THE government says it will not hesitate to take serious legal actions against anyone who would be ascertained to be involved in practices that facilitate absenteeism, pregnancies and early marriages of school girls, the National Assembly was told here yesterday.
The Minister for Education, Science and Technology Prof Joyce Ndalichako, said in a written response to a question from special seats Member of Parliament Martha Umbulla (CCM), that the Education Act chapter 353, with its amendments of 2016, lists a number of punishments for anyone who was found guilty of such malpractices.
She said: “Anyone who will be conclusively found to have perpetrated such practices would be subjected to a fine of not less than 5m/- or a five years’ jail term, or a combination of both.”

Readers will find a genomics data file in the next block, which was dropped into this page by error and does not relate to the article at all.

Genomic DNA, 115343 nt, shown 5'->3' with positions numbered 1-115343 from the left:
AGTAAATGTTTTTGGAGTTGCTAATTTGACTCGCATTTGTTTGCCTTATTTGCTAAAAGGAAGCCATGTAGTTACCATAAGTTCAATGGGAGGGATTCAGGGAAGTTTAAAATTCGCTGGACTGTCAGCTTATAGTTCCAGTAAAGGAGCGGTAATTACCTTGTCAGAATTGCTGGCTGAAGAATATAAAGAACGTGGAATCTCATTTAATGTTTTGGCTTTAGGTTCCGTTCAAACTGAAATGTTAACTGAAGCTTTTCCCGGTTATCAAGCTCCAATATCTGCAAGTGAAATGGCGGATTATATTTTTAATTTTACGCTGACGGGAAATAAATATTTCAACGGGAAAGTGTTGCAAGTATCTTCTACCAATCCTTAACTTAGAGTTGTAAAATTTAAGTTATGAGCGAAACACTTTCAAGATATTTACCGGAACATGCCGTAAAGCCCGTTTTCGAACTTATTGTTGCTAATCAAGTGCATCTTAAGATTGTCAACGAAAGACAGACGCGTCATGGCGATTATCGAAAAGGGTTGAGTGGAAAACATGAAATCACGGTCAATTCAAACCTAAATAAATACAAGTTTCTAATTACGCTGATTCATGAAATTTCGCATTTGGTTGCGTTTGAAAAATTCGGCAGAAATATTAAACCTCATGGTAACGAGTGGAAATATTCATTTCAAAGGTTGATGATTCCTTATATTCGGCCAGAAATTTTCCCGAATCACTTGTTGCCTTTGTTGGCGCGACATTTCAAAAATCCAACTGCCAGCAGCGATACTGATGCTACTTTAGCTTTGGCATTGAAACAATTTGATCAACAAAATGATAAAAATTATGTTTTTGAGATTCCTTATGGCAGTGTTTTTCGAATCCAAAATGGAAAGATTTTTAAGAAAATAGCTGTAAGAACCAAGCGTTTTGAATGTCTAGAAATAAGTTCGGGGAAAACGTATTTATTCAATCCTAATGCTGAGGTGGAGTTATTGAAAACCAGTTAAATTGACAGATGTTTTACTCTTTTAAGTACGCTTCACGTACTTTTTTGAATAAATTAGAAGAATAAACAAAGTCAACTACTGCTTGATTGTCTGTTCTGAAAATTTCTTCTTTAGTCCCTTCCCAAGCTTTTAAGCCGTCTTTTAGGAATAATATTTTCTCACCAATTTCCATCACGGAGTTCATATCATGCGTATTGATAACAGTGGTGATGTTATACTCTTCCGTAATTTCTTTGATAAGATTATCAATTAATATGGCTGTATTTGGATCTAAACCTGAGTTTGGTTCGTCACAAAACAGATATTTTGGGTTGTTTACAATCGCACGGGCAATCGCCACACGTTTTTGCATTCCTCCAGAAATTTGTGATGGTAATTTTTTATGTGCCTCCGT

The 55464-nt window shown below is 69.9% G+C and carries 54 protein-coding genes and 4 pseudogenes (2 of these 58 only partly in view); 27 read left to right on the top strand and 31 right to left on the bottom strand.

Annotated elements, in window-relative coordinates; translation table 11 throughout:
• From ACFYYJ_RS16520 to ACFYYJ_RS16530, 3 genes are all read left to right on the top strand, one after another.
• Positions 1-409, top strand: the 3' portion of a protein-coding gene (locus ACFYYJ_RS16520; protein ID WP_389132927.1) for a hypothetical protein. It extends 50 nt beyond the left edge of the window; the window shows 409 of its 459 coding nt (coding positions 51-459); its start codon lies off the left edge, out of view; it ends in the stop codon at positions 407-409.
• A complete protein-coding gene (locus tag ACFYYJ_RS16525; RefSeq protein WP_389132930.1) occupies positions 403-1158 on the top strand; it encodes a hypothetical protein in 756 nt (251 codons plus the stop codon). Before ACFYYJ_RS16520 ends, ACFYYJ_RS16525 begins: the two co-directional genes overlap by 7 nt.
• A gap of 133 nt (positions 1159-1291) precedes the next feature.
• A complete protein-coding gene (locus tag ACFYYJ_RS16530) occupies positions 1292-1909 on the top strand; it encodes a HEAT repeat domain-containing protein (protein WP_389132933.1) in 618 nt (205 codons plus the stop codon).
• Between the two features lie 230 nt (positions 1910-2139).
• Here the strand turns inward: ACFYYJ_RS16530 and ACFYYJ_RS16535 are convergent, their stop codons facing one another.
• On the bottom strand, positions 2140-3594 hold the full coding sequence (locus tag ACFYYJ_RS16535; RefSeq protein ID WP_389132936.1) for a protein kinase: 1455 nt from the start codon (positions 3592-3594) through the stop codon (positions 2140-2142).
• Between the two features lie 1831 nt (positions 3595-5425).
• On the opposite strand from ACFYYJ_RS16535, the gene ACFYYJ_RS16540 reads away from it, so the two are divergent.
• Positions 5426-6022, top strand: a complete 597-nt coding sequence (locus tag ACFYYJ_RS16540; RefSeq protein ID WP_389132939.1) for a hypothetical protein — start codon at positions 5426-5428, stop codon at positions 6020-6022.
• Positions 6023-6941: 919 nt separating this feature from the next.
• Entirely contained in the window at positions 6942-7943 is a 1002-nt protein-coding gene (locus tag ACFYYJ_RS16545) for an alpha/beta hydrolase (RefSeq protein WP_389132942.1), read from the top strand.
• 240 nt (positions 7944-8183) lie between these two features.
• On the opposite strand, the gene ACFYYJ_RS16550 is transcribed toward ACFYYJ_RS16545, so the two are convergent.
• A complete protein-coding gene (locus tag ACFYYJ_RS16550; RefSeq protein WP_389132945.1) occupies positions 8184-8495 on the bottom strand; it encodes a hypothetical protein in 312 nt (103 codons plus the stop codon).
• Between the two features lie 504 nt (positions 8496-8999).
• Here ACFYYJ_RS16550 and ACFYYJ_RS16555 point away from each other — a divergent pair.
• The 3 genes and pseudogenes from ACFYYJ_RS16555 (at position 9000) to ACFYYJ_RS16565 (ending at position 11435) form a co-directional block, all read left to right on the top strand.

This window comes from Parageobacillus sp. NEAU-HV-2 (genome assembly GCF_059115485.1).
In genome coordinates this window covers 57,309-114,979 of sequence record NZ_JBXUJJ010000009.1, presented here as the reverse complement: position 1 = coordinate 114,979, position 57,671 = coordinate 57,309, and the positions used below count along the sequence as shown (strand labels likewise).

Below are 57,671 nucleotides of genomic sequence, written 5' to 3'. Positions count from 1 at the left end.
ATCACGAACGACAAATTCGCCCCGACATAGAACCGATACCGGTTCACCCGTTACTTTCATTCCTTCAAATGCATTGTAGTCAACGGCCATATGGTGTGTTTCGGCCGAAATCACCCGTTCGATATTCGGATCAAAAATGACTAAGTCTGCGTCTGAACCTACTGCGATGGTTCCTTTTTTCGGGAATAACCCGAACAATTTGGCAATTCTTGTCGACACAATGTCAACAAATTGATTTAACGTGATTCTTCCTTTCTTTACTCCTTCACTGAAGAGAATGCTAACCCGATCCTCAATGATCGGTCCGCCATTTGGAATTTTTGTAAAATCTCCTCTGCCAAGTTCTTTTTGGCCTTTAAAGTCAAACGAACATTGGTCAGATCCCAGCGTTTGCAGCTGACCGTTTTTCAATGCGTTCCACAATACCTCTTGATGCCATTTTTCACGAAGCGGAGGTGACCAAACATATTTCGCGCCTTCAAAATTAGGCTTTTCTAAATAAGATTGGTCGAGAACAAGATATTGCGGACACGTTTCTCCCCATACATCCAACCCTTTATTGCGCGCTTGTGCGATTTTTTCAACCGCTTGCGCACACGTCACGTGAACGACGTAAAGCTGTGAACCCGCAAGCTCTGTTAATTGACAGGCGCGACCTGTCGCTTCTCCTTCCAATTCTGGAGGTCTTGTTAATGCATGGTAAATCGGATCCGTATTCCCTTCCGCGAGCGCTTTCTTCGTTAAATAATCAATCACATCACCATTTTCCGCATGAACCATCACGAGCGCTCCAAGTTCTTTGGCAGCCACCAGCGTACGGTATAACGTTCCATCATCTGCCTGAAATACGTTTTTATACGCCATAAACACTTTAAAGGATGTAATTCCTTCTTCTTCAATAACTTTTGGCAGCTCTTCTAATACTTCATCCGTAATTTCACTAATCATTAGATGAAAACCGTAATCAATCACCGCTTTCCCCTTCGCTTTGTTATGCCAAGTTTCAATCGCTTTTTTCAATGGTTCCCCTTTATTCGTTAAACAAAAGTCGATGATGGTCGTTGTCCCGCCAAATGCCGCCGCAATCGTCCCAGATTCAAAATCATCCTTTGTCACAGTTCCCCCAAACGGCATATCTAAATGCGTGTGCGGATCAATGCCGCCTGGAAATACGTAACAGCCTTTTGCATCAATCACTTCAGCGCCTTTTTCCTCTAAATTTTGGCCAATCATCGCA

In her principal question, the MP had asked what the government plans were to rescue girls from pastoralist communities who she said lacked opportunities to continue with school because they were married off at a tender age despite laws stating clearly on schooling opportunities that girls have.
The ministry said a 2004 education sector circular directs all children of school going age had to be enrolled, registered and attend and complete their primary education as their fundamental right.
The ministry said apart from the laws, it had also put in place various initiatives such as free education for primary and secondary education, the establishment of learning centres and construction of girls hostels especially in pastoralists communities.
“The construction of hostels protects girls from walking long distances as well as being protected from pregnancies,” the ministry said.